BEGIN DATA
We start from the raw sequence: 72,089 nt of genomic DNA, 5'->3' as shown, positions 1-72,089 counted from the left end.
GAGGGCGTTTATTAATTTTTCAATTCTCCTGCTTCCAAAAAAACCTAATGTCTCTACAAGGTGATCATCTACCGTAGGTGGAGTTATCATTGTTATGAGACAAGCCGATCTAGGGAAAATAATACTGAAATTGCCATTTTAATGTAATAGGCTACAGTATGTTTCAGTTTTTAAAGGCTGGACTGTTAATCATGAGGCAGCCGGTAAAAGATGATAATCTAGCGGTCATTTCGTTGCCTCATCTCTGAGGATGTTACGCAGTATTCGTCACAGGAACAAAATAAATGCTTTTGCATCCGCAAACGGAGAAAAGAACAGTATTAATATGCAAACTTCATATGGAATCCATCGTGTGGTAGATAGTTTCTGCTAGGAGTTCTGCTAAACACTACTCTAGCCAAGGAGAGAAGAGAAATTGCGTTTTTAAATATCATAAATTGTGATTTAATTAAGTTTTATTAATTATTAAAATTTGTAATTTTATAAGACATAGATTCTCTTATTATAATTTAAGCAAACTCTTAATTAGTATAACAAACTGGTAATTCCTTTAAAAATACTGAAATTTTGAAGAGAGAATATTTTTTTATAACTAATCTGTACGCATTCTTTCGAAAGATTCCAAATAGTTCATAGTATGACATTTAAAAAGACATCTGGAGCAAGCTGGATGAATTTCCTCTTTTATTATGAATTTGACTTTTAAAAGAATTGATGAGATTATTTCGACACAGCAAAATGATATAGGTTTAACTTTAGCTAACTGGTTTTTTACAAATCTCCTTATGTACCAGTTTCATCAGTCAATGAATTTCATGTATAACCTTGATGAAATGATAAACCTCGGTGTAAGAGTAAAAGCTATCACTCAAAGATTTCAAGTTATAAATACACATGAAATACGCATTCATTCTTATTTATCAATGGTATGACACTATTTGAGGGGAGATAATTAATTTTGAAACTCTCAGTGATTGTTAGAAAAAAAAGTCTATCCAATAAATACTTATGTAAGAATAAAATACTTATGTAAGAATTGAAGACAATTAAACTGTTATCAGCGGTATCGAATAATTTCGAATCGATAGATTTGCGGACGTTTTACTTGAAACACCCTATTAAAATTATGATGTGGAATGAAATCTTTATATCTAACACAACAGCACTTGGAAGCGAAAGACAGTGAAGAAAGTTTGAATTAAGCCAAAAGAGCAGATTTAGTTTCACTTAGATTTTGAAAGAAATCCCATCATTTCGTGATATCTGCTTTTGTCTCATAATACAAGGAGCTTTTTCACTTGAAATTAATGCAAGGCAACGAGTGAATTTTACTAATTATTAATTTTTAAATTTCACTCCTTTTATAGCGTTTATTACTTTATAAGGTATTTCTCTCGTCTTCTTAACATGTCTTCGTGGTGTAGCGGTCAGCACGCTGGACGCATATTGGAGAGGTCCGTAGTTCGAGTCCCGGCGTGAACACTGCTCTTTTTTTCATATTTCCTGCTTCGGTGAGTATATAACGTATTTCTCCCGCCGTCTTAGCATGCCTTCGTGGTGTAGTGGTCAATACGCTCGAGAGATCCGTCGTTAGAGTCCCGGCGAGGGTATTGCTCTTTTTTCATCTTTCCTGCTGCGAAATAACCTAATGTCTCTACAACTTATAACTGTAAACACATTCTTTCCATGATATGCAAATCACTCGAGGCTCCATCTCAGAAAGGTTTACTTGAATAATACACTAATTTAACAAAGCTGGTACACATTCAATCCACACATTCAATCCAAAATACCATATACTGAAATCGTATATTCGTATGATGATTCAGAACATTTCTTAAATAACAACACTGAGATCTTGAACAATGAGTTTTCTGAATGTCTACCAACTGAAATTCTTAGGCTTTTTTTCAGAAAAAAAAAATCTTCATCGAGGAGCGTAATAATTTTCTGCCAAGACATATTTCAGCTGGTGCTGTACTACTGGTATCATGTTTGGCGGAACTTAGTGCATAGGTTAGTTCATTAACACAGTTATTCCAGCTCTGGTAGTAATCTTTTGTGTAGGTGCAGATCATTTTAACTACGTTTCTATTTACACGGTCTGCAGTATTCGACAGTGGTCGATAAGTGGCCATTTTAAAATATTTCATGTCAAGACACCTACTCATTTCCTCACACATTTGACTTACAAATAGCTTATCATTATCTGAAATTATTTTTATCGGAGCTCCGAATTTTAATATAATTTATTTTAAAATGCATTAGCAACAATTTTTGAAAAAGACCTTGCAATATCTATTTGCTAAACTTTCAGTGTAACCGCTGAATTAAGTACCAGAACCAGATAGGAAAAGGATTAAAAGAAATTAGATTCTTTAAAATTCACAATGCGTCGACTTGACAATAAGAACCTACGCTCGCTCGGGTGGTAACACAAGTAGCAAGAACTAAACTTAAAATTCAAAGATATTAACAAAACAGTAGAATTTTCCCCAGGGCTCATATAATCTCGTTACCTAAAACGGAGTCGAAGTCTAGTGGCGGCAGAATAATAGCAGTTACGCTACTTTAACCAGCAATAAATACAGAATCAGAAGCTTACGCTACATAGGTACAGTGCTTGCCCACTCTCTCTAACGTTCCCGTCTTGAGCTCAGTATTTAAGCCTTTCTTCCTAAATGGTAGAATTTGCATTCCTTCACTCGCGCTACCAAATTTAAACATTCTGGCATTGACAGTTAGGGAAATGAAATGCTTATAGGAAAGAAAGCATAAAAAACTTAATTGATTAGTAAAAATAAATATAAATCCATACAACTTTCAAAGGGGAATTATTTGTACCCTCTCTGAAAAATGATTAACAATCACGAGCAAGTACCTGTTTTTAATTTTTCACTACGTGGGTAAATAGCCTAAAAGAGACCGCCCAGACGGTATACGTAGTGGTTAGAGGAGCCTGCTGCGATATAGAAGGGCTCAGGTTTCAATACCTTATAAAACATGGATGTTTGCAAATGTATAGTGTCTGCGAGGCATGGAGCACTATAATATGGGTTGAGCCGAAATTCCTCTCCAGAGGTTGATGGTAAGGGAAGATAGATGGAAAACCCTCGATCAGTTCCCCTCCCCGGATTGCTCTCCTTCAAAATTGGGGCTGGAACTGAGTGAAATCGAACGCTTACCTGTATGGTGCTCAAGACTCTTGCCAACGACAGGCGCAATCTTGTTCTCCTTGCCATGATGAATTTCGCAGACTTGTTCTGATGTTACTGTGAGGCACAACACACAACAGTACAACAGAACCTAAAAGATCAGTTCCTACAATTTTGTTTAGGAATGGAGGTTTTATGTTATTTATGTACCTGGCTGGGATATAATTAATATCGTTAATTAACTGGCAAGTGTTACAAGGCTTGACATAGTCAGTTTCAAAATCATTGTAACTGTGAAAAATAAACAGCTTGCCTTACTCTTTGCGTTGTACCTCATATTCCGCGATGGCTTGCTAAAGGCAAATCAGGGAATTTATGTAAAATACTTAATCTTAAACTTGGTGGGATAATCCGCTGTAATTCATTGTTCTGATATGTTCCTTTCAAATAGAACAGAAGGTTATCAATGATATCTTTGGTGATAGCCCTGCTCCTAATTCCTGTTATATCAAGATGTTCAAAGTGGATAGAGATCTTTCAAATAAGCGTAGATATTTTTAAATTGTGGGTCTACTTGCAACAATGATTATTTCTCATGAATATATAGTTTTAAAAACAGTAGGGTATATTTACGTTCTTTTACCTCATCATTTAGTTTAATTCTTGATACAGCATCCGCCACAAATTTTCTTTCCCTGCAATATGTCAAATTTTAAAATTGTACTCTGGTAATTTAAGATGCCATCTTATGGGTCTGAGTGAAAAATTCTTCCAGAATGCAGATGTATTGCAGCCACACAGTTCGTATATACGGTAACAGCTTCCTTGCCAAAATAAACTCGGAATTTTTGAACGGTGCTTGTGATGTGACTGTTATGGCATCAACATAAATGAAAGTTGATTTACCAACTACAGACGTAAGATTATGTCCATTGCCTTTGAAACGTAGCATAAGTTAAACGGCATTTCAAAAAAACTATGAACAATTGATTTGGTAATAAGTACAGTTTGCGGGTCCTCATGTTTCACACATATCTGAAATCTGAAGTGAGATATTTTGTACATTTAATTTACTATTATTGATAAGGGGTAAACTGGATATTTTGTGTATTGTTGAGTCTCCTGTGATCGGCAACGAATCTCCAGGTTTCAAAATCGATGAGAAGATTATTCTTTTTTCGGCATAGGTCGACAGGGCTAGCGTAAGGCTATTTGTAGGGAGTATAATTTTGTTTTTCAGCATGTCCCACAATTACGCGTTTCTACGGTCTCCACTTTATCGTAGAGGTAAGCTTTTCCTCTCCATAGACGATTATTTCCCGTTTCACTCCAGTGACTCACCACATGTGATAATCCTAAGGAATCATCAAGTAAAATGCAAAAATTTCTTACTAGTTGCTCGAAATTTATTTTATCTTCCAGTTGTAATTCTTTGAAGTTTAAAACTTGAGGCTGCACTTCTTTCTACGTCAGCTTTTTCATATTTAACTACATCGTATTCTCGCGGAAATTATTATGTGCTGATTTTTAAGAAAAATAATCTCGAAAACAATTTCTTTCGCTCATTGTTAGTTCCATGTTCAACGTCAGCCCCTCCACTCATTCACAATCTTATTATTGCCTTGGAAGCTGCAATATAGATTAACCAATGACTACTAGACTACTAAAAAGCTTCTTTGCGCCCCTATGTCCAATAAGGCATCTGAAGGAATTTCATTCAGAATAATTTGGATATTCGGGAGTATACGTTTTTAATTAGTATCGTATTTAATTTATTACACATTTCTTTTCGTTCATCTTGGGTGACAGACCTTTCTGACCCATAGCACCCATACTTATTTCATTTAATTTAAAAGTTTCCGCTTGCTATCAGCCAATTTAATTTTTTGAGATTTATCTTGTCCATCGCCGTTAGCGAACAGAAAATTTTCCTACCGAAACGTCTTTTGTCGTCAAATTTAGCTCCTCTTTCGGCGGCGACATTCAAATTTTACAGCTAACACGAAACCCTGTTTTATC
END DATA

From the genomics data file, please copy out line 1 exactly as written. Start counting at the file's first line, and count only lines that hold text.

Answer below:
We start from the raw sequence: 72,089 nt of genomic DNA, 5'->3' as shown, positions 1-72,089 counted from the left end.